News and analysis about energy in California with an eye toward renewables.

Feds to Close Comments on Energy Loan Roadblock

Federal mortgage rules have forced a solar installation program to take two years off | Photo: Thomas Galvez/Flickr/Creative Commons License

Californians who've been planning to comment on the Fannie Mae and Freddie Mac's roadblocking of so-called Property-Assisted Clean Energy (PACE) loans had better hurry: the formal comment period on that proposed policy closes Thursday, September 13.

Under a PACE loan program, property owners can borrow money to install renewable energy generation or pay for conservation and efficiency improvements, then pay that loan back over a long period by means of an add-on to the property tax bill. Pioneered in Palm Desert and Berkeley, California, PACE loans proved an effective way to encourage renewables and conserve energy -- until Fannie Mae and Freddie Mac blocked them.

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The two federal mortgage agencies, more formally known as the Federal National Mortgage Association and the Federal Home Loan Mortgage Corporation, dealt a serious blow to renewable energy development in the United States in June 2010 when they warned that it might be risky not to underwrite mortgages on properties that had PACE loans attached. The agencies -- which together make up the Federal Housing Finance Agency (FHFA) -- viewed the loans as additional encumbrances on the properties, meaning that it was risky to underwrite mortgages on those properties because they already had debt attached. They turned that view into a proposed formal rule in January.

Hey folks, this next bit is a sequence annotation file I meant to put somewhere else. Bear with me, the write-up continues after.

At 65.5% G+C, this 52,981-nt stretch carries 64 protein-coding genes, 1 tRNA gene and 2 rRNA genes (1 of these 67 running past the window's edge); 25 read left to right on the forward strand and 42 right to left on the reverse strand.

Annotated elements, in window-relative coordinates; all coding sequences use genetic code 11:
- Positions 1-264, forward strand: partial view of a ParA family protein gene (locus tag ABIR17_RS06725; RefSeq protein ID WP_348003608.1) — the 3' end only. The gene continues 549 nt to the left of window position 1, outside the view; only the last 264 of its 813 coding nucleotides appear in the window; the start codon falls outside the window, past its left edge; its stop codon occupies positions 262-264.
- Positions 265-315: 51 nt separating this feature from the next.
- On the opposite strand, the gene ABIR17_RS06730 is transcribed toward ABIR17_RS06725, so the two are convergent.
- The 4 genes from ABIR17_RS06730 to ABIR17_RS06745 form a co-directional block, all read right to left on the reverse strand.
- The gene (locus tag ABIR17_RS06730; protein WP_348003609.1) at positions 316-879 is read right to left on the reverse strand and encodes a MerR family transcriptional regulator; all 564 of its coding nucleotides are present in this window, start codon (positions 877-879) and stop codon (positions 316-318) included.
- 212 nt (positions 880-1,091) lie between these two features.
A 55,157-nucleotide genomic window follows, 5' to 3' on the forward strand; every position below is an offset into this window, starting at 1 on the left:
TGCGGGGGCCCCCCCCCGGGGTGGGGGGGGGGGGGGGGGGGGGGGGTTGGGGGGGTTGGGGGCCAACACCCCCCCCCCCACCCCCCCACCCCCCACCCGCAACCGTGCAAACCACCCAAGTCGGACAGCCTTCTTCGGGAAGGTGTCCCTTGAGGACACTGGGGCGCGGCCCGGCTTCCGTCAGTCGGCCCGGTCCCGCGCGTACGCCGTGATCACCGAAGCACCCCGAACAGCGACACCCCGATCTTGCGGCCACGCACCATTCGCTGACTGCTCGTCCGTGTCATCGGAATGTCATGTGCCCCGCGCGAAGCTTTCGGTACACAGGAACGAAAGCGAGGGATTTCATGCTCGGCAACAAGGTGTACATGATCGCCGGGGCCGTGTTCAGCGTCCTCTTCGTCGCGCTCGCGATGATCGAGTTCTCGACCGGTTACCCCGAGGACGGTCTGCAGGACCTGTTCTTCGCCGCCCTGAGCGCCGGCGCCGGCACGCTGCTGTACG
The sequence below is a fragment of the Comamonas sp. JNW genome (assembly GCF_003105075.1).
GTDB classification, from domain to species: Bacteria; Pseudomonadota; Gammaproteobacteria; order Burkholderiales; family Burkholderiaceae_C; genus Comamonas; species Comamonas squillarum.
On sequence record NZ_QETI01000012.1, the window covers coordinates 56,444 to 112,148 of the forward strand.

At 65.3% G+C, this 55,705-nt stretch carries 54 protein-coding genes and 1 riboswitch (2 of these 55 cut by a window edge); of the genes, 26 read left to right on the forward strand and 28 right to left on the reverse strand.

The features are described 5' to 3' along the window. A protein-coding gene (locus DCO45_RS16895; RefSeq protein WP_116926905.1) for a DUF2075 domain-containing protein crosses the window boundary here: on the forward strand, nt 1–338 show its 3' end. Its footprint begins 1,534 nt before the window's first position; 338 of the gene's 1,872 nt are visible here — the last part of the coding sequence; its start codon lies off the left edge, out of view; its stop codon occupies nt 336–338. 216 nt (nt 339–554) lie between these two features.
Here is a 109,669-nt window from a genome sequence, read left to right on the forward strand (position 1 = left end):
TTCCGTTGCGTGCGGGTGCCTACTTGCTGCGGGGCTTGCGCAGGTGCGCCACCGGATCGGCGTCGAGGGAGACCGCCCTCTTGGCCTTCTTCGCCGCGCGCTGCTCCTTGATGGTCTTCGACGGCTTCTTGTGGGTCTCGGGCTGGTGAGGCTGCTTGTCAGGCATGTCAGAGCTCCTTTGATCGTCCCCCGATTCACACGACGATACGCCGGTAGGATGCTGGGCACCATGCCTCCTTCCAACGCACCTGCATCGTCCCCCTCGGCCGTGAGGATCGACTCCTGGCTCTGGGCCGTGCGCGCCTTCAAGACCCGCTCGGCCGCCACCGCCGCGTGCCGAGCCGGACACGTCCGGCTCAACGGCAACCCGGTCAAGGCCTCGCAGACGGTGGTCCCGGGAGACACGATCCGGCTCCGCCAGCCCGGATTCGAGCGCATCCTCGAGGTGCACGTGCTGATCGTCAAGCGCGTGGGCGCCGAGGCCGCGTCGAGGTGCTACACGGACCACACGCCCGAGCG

Advocates of renewable energy pointed out that PACE loans are structured so that participants save more on their utility bills each year than they shell out to repay the loan, which actually meant the properties were less risky to underwrite, as the owners' cash flow actually increased after taking out a PACE loan. 27 states had some form of PACE loan programs in existence when the FHFA made its decision. Those programs have effectively been put on hold. A 2009 study done by researchers at UC Berkeley concluded that wide adoption of PACE programs could pump $280 billion into the economy and reduce the nation's carbon emissions by a billion tons of CO2.

Environmental groups, states, and consumer advocates launched lawsuits against the FHFA. One of those suits, launched by Jerry Brown in his former role as California's Attorney General, charged that FHFA had violated federal environmental and administrative law by not seeking public comment on its policy. That suit, combined with others by California counties and municipalities, and the Sierra Club, resulted in an September 2011 preliminary injunction forcing FHFA to seek public comment on its proposed rule. The comment period had originally been set to end on July 30, but FHFA extended it after outcry from renewable energy activists.

Other PACE suits against FHFA are pending; their outcome will likely depend on FHFA's response to public comments.

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About the Author

Chris Clarke is a natural history writer and environmental journalist currently at work on a book about the Joshua tree. He lives in Joshua Tree.
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